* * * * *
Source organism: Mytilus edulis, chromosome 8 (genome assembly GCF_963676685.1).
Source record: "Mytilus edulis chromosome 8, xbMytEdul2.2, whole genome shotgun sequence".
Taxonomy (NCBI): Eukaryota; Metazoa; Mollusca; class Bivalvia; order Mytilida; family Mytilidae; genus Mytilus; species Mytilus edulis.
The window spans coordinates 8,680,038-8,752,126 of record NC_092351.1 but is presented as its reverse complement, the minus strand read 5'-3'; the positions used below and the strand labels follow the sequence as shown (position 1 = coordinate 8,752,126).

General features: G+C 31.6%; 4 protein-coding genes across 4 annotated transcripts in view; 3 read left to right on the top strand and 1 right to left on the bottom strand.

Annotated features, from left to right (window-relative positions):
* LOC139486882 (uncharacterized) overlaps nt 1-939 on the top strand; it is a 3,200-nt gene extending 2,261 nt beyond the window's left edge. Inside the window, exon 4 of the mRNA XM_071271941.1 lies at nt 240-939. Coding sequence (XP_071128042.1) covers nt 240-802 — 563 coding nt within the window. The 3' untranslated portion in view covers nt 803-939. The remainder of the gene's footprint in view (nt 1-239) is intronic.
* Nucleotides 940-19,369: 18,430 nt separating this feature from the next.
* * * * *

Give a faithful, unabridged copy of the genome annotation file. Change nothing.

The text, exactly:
Source organism: Mytilus edulis, chromosome 8 (genome assembly GCF_963676685.1).
Source record: "Mytilus edulis chromosome 8, xbMytEdul2.2, whole genome shotgun sequence".
Taxonomy (NCBI): Eukaryota; Metazoa; Mollusca; class Bivalvia; order Mytilida; family Mytilidae; genus Mytilus; species Mytilus edulis.
The window spans coordinates 8,680,038-8,752,126 of record NC_092351.1 but is presented as its reverse complement, the minus strand read 5'-3'; the positions used below and the strand labels follow the sequence as shown (position 1 = coordinate 8,752,126).

General features: G+C 31.6%; 4 protein-coding genes across 4 annotated transcripts in view; 3 read left to right on the top strand and 1 right to left on the bottom strand.

Annotated features, from left to right (window-relative positions):
* LOC139486882 (uncharacterized) overlaps nt 1-939 on the top strand; it is a 3,200-nt gene extending 2,261 nt beyond the window's left edge. Inside the window, exon 4 of the mRNA XM_071271941.1 lies at nt 240-939. Coding sequence (XP_071128042.1) covers nt 240-802 — 563 coding nt within the window. The 3' untranslated portion in view covers nt 803-939. The remainder of the gene's footprint in view (nt 1-239) is intronic.
* Nucleotides 940-19,369: 18,430 nt separating this feature from the next.